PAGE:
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Died: 15th November 1985
Place(s) of work: Basel (ch) ; Paris (fr)
A Swiss painter, sculptor, and photographer who came to Paris in the 1930s, Meret Oppenheim was regarded in artistic circles as the ideal Surrealist woman--a so-called femme-enfant whose lack of inhibitions and subversive behavior made her as much an object of desire and a muse as she was an artist in her own right.
First exhibiting with the other Surrealists at the Salon des Surindépendants in Paris of 1933, Oppenheim is today best known for her sculpture Object (Le Déjeuner en fourrure) (1936), in which she covered a cup and saucer in fur. The result of a casual conversation with Picasso in which he noted that "anything" could be covered in fur, the work sabotages the utility of the items while imbuing them with an eroticism that both repels and attracts.
Oppenheim’s juxtaposition of unusual objects and materials mines the subconscious world of dreams, from which she drew much of her inspiration. (Her father, a doctor, had been a passionate adherent of Jung's philosophy.) Her later body of work consists of a varied output ranging from film scripts and poetry to costumes and masks. Today Oppenheim's legacy rests mainly on Object, now a cornerpiece of MoMA's collection, and her mythic status as a key figure in the male-dominated Surrealist movement.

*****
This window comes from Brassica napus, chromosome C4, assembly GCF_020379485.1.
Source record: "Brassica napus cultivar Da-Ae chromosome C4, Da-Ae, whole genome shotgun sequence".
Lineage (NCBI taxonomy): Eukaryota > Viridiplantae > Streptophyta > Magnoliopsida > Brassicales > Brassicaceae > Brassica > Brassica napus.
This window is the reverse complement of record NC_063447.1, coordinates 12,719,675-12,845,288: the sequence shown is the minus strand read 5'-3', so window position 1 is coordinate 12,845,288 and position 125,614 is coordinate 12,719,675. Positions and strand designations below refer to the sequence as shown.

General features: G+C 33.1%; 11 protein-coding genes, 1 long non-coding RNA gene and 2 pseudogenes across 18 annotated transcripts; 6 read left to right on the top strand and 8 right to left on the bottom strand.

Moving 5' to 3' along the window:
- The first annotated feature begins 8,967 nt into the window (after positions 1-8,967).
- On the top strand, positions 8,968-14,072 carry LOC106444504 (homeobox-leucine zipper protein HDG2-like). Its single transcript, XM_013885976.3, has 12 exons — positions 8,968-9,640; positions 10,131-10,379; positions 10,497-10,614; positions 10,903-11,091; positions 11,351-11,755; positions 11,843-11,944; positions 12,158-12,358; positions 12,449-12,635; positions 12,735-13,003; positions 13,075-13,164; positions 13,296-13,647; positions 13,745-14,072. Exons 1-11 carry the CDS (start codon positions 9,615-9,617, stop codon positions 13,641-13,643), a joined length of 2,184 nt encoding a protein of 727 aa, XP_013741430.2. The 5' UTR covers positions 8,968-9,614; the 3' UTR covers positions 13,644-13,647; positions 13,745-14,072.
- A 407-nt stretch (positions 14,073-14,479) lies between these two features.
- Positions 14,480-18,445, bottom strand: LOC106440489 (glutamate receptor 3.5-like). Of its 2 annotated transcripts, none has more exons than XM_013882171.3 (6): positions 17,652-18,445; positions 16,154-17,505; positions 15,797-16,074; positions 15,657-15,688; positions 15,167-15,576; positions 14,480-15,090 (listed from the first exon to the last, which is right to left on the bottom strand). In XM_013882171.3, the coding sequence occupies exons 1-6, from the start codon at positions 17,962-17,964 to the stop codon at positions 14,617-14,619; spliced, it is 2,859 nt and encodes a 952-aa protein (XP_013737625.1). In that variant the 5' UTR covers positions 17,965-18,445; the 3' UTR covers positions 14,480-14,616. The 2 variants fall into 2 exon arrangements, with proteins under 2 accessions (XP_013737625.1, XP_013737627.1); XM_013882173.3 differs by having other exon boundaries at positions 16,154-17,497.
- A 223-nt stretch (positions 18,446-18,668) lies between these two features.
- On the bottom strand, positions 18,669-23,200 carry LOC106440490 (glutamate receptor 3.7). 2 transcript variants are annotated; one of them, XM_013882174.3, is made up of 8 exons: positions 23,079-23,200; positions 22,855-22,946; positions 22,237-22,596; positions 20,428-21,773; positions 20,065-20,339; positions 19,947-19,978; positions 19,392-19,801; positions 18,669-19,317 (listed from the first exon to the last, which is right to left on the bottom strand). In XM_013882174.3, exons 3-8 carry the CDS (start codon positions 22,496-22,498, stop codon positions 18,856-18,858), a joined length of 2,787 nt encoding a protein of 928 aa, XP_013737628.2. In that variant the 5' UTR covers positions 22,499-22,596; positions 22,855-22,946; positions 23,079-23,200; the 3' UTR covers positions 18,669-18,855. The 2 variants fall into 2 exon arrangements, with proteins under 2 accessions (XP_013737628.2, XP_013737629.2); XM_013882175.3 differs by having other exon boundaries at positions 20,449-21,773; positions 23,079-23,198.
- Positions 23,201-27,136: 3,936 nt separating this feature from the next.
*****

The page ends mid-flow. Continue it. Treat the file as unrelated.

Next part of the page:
Listen to artist Jenny Holzer explain Oppenheim's Object (Le Déjeuner en fourrure) [via gussie54]:(read less)
Techniques & Media: Mixed Media, Painting, Photography, Sculpture
Inspirations & Key Themes: Dreams, Eroticism, Everyday objects, Female Archetypes, Feminism, Gender, identity, Politics, Sexuality, Subconscious
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Meret Oppenheim Shows
June 24th 2009 - January 4th 2010
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